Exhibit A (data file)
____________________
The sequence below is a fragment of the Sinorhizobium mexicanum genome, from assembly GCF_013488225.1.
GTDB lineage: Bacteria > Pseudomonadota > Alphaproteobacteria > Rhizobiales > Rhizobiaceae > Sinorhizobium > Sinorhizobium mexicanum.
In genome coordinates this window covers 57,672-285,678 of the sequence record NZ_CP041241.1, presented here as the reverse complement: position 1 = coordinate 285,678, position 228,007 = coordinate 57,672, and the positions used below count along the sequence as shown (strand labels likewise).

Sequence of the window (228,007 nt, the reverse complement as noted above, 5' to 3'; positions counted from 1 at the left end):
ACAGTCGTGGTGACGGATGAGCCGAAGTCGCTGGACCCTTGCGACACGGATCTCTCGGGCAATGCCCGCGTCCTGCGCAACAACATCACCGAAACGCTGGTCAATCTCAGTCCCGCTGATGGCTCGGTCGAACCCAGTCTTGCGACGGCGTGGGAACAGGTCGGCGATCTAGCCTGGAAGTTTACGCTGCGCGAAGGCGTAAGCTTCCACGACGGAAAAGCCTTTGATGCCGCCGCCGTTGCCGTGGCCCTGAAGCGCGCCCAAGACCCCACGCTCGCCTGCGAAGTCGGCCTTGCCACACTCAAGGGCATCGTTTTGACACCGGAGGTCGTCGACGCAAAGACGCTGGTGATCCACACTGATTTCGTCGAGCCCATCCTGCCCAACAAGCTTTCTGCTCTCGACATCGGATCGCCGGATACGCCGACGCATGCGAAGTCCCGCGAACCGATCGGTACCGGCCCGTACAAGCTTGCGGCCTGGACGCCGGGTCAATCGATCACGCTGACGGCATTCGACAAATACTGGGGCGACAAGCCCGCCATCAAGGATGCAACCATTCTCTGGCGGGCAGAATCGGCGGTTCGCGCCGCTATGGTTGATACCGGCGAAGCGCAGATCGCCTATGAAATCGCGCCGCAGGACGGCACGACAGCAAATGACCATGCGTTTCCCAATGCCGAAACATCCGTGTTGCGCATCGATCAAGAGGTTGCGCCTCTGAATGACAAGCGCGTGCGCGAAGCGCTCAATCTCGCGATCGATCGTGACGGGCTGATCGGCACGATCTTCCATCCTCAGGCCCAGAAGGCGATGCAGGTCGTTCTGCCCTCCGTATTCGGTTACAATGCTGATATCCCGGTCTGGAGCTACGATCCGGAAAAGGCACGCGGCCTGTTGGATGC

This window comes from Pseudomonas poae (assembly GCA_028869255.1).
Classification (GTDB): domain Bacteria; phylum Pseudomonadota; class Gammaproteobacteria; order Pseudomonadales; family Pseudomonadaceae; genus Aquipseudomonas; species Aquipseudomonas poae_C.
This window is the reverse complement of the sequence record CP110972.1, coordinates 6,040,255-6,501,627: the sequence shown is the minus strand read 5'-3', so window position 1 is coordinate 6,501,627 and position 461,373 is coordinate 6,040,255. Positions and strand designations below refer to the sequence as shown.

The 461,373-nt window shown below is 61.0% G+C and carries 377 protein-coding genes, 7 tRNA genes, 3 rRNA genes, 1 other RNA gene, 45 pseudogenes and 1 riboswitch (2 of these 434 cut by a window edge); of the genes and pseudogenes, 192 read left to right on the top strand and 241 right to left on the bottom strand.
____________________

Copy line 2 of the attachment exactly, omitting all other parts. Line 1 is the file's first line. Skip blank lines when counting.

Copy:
GTDB lineage: Bacteria > Pseudomonadota > Alphaproteobacteria > Rhizobiales > Rhizobiaceae > Sinorhizobium > Sinorhizobium mexicanum.